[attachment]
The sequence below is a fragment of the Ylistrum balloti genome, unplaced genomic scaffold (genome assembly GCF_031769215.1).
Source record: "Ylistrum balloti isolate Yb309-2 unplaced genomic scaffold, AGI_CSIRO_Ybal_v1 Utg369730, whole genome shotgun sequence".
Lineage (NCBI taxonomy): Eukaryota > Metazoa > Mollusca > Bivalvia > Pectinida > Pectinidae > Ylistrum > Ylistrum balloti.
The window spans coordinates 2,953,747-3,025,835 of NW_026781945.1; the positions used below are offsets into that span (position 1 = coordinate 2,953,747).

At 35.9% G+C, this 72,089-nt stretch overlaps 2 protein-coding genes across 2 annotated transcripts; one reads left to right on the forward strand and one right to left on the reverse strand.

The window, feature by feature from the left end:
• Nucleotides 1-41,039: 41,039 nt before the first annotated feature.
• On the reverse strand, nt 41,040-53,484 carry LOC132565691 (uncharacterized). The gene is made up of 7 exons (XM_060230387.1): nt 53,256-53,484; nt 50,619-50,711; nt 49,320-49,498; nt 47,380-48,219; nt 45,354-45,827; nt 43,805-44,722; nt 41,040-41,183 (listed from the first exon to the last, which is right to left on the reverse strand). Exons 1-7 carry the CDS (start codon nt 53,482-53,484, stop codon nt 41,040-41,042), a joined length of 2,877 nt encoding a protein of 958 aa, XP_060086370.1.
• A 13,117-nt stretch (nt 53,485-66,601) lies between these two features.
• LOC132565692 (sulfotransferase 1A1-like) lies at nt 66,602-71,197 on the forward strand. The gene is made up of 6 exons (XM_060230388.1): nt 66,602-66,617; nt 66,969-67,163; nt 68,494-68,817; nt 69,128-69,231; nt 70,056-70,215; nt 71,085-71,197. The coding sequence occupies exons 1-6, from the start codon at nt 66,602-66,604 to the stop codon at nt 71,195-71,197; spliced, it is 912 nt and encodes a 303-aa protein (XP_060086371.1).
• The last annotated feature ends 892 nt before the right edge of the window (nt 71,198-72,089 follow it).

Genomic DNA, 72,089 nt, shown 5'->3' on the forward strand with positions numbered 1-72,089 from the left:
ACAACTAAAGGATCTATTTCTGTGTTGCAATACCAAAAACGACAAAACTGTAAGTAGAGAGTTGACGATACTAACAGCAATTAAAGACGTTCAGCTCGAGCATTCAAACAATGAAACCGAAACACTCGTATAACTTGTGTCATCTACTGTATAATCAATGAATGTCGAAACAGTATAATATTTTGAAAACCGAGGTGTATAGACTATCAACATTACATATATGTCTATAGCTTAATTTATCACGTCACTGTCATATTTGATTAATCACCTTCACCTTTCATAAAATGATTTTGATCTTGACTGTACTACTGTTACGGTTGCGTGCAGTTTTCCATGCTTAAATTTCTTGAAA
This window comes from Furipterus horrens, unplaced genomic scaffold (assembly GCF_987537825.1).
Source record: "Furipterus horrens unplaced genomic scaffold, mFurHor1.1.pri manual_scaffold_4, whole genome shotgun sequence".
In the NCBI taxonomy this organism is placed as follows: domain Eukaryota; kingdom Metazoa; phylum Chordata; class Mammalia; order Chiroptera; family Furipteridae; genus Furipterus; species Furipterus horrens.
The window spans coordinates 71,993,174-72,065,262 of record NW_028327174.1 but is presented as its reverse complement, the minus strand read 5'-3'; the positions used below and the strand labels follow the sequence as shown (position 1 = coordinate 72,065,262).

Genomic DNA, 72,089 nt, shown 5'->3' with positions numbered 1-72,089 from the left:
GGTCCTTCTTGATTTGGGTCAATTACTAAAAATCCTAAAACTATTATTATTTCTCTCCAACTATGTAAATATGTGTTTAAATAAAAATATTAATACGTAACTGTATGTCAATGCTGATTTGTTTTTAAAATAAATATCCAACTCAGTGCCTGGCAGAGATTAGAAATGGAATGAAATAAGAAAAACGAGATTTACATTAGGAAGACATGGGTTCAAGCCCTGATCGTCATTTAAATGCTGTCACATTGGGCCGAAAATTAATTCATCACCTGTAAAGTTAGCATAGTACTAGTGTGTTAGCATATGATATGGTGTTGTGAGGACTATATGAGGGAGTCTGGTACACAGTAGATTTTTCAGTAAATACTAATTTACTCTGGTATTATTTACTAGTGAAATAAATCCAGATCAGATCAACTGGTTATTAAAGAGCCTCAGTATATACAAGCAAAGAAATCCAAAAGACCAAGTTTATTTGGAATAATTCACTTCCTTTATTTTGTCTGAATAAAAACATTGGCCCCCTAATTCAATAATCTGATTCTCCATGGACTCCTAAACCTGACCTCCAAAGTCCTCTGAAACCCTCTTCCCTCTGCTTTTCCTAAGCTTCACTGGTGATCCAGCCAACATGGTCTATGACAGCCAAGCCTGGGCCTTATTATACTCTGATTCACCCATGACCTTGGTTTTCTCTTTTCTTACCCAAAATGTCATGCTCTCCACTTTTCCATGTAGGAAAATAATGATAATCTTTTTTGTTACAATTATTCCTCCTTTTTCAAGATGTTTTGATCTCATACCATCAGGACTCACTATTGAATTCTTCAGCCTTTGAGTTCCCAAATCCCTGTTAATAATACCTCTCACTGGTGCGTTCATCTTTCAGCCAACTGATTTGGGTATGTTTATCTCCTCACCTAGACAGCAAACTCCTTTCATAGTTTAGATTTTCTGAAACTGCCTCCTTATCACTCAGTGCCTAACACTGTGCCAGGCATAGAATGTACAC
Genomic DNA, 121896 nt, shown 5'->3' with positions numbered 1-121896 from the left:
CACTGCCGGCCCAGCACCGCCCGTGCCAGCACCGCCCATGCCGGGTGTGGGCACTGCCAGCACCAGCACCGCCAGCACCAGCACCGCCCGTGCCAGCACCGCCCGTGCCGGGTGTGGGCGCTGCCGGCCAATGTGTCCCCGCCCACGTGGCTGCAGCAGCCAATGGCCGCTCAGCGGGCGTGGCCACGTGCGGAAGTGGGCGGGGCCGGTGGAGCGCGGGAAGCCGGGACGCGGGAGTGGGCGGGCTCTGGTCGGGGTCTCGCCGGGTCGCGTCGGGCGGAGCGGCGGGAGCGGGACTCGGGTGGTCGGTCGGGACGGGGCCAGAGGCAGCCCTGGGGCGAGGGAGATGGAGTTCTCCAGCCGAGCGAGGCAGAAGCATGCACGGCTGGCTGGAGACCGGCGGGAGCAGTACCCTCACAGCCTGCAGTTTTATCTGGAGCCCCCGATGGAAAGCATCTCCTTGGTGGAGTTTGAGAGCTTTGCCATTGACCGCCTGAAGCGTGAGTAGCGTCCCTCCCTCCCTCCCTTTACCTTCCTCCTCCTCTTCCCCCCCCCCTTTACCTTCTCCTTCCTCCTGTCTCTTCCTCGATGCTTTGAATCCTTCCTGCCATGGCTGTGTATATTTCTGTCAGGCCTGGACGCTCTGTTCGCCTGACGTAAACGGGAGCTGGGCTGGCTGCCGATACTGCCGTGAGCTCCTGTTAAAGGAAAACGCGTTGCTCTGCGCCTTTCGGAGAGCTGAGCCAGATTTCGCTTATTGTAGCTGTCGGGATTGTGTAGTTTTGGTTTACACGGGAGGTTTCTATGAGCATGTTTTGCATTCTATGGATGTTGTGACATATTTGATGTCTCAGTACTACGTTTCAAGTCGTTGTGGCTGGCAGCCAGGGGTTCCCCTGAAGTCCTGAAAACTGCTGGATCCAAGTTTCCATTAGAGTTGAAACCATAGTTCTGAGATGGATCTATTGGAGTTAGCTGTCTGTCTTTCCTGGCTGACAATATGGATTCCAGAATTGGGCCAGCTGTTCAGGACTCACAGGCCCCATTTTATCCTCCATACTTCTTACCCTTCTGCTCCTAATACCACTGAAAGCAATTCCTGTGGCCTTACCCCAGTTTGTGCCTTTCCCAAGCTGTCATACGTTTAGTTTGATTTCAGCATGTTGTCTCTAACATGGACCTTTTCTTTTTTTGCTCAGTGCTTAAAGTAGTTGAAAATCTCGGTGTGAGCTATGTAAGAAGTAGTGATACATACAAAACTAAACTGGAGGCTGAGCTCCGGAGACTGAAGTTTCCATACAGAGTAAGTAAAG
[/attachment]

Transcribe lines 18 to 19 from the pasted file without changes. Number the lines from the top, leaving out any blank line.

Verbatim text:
Genomic DNA, 72,089 nt, shown 5'->3' with positions numbered 1-72,089 from the left:
GGTCCTTCTTGATTTGGGTCAATTACTAAAAATCCTAAAACTATTATTATTTCTCTCCAACTATGTAAATATGTGTTTAAATAAAAATATTAATACGTAACTGTATGTCAATGCTGATTTGTTTTTAAAATAAATATCCAACTCAGTGCCTGGCAGAGATTAGAAATGGAATGAAATAAGAAAAACGAGATTTACATTAGGAAGACATGGGTTCAAGCCCTGATCGTCATTTAAATGCTGTCACATTGGGCCGAAAATTAATTCATCACCTGTAAAGTTAGCATAGTACTAGTGTGTTAGCATATGATATGGTGTTGTGAGGACTATATGAGGGAGTCTGGTACACAGTAGATTTTTCAGTAAATACTAATTTACTCTGGTATTATTTACTAGTGAAATAAATCCAGATCAGATCAACTGGTTATTAAAGAGCCTCAGTATATACAAGCAAAGAAATCCAAAAGACCAAGTTTATTTGGAATAATTCACTTCCTTTATTTTGTCTGAATAAAAACATTGGCCCCCTAATTCAATAATCTGATTCTCCATGGACTCCTAAACCTGACCTCCAAAGTCCTCTGAAACCCTCTTCCCTCTGCTTTTCCTAAGCTTCACTGGTGATCCAGCCAACATGGTCTATGACAGCCAAGCCTGGGCCTTATTATACTCTGATTCACCCATGACCTTGGTTTTCTCTTTTCTTACCCAAAATGTCATGCTCTCCACTTTTCCATGTAGGAAAATAATGATAATCTTTTTTGTTACAATTATTCCTCCTTTTTCAAGATGTTTTGATCTCATACCATCAGGACTCACTATTGAATTCTTCAGCCTTTGAGTTCCCAAATCCCTGTTAATAATACCTCTCACTGGTGCGTTCATCTTTCAGCCAACTGATTTGGGTATGTTTATCTCCTCACCTAGACAGCAAACTCCTTTCATAGTTTAGATTTTCTGAAACTGCCTCCTTATCACTCAGTGCCTAACACTGTGCCAGGCATAGAATGTACAC